How Super Retail Group is dealing with digital disruption

How Super Retail Group is dealing with digital disruption

Tech boss Alan Hesketh is putting customers front and centre

Super Retail Group's general manager of group information services, Alan Hesketh.

Super Retail Group's general manager of group information services, Alan Hesketh.

Cost versus value

Of course any conversation about transformation inevitably involves cost. At Super Retail Group, IT spend has gone up significantly in the last few years, partly as a result of growth, and partly because the business is operating near real-time, meaning information intensity is much higher.

Hesketh doesn’t believe CIOs will ever get away from the cost discussion and says it’s even more prevalent when IT is run as a shared service. “We deliver the capability and get the cost, but the benefit is often delivered in a different part of the business and they get the value,” he admits.

“The challenge has always been to match up the value being contributed, to the additional cost we're actually bearing.”

Hesketh achieves this by focusing on the customer experience, business benefits, and supply-chain capabilities being provided by IT. As a company, Super Retail Group also employs an overriding metric called ‘return on capital’, which positions capital against the returns generated and how those relate back into the different processes.

“I'm not being told you're spending too much, what I am asked is to show that the costs are appropriate,” Hesketh comments. “How IT can alter the business’ return through changes of processes or capability improvements is an important thing to demonstrate.”

Within the IS team, there are also three key areas to juggle: Keeping the business running; omni-channel capability; and improving customer experience.

Another piece of the puzzle is developing team member capabilities to better support both the business and the end customer as their needs change. Hesketh explains one of the group’s current corporate strategies is around team member engagement and retention.

“As a retailer we have quite a high turnover, but retention today sits at about 75 per cent,” he says. “Understanding what sorts of people enjoy working here, if they want to stay, and how we make sure we're giving them what they need to deliver their job properly, is critical.”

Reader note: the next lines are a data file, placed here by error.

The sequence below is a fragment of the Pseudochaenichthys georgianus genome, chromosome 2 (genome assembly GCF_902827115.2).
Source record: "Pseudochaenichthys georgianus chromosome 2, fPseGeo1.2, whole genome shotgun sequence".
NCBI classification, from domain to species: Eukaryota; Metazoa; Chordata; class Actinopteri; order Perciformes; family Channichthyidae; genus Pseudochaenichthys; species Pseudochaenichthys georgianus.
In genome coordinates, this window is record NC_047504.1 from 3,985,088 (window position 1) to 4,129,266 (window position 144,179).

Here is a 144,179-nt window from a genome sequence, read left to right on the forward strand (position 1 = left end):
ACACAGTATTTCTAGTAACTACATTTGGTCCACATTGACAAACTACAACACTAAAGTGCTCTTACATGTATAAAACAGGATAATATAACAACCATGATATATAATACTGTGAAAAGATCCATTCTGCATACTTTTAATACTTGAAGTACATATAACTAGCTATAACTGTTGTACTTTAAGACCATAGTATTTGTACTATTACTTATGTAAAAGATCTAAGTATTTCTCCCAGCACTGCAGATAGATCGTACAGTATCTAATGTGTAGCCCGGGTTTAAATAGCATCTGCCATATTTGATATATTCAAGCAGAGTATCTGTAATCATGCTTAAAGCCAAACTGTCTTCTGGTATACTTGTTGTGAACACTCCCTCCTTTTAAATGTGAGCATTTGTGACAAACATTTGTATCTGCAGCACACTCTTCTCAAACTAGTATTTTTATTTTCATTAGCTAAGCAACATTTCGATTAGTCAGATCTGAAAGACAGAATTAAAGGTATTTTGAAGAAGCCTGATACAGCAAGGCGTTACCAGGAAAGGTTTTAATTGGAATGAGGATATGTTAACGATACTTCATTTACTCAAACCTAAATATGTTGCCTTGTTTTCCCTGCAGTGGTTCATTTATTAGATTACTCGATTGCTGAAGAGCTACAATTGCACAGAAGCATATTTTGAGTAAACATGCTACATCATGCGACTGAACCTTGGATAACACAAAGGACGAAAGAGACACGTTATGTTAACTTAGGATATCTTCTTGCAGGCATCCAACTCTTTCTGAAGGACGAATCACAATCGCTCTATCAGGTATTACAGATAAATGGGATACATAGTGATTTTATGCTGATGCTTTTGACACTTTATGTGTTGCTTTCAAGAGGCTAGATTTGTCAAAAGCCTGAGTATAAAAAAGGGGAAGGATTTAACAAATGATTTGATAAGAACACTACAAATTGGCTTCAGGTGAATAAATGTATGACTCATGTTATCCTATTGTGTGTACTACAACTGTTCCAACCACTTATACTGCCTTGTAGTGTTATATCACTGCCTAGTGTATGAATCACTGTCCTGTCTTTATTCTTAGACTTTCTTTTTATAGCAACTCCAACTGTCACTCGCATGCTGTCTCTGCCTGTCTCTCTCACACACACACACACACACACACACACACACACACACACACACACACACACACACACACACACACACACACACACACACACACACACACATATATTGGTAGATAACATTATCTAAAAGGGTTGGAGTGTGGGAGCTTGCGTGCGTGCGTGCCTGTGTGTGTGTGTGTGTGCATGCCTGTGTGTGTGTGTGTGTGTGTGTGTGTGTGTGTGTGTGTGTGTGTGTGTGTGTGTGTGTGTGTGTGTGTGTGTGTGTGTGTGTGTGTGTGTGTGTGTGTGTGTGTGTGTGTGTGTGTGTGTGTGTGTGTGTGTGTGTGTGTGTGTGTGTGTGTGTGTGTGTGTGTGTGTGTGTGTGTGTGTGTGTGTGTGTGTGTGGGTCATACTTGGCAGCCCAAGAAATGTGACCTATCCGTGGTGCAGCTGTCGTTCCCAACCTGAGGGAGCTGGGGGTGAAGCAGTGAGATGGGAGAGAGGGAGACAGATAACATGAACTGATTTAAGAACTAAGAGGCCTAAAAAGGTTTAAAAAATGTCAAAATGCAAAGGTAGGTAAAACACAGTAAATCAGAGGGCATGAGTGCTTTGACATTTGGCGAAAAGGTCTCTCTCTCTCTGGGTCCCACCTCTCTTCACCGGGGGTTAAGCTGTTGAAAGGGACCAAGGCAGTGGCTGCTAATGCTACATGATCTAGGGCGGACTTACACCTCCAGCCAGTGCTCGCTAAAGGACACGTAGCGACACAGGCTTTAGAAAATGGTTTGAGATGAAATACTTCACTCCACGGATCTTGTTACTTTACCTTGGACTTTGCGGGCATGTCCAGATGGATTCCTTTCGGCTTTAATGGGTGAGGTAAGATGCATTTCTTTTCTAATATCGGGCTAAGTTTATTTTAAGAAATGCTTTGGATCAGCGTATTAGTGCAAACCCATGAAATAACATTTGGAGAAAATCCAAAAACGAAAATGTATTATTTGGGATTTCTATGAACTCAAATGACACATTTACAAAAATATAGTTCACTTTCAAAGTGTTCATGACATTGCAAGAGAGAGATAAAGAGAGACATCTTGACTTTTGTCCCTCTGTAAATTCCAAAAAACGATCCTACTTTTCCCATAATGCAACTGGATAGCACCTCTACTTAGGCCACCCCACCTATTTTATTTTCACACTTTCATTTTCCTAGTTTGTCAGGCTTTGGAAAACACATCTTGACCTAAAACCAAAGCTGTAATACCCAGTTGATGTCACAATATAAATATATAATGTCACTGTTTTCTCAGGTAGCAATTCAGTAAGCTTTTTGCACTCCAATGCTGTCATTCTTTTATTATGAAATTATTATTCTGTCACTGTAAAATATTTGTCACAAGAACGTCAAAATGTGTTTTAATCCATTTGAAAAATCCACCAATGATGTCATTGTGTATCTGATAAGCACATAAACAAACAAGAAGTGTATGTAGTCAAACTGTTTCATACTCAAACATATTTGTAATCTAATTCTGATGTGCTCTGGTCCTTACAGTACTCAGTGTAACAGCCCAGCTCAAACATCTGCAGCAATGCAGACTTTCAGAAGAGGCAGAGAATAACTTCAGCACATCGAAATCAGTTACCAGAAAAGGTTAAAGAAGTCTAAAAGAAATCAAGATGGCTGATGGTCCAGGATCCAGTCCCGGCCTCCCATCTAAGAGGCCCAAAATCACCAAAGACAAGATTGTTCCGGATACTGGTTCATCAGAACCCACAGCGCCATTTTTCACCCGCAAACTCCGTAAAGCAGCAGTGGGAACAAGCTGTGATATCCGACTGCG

In line with the group’s stronger customer-centricity, Hesketh stresses the importance of also improving the staff experience. One way IT is doing this is through a federated portal, which sits on top of its transaction systems and allows in-store staff to monitor tasks through customisable tabs.

Another focus is what Hesketh calls the ‘rhythm’ of the system versus staff usage. “If a staff member is at the checkout, each scan has to be under half a second for us, whereas in supermarkets performance is much more intense and probably needs to 0.10 of a second,” he explains.

“If we're looking at doing a parts search, however, response times may be up to four or five seconds depending on what a staff member is doing with a customer. So it's understanding the rhythm of the task and making sure the performance of our systems meets that.”

Future investment

Having invested heavily in its architecture, Super Retail Group is looking to leverage capabilities further. “We have an awful lot of capability and the thing we're looking at doing is saying, OK, how do we really get returns from that?” Hesketh says.

Mobility is another game-changer, both for staff enablement as well as for customers. Super Retail Group is in midst of an 18-month program to roll out mobile devices and Wi-Fi capability across stores as a way of enhancing customer shopping experiences and adding to its omni-channel offering, Hesketh says.

“The idea is to be able to provide a lot more digital information to team members,” he says. Customers will also be able to connect in-store using Wi-Fi. “Consumers are doing up to 70 per cent of their research online before coming into store today, and we have to make sure our team members have access to the same information that customers do as part of that experience.”

Business contributor

When asked what the modern CIO looks like today, Hesketh notes the increased business contribution the role must make.

“The CIO has to deliver that crossover between technology and value,” he claims. “It comes back to trying to understand how new technologies, new opportunities, and the way technology's being used, impact the business and customer.

“If I look at the way businesses use IT, there's two major things I think about. One is how time and distance have changed as a result of technology. There has been this huge compression of business cycles and therefore our ability to respond and see what’s going on.

“The other change is the information intensity in business. The amount of data available today is one thing; being able to get it in front of people in a way that's usable and decipherable so that we can understand it and see the patterns is another.

“That has all sorts of other challenges in terms of people’s ability to use information to make good decisions. It’s a whole different approach to just saying ‘what's our sales trend over the last six months’.”

The danger for any CIO is not recognising the balance between keeping the business running, and leading change, Hesketh concludes. “The big risk is losing sight of how the organisation you're working in establishes value. If we stay focused on that contribution as CIOs, we have a chance to succeed.”

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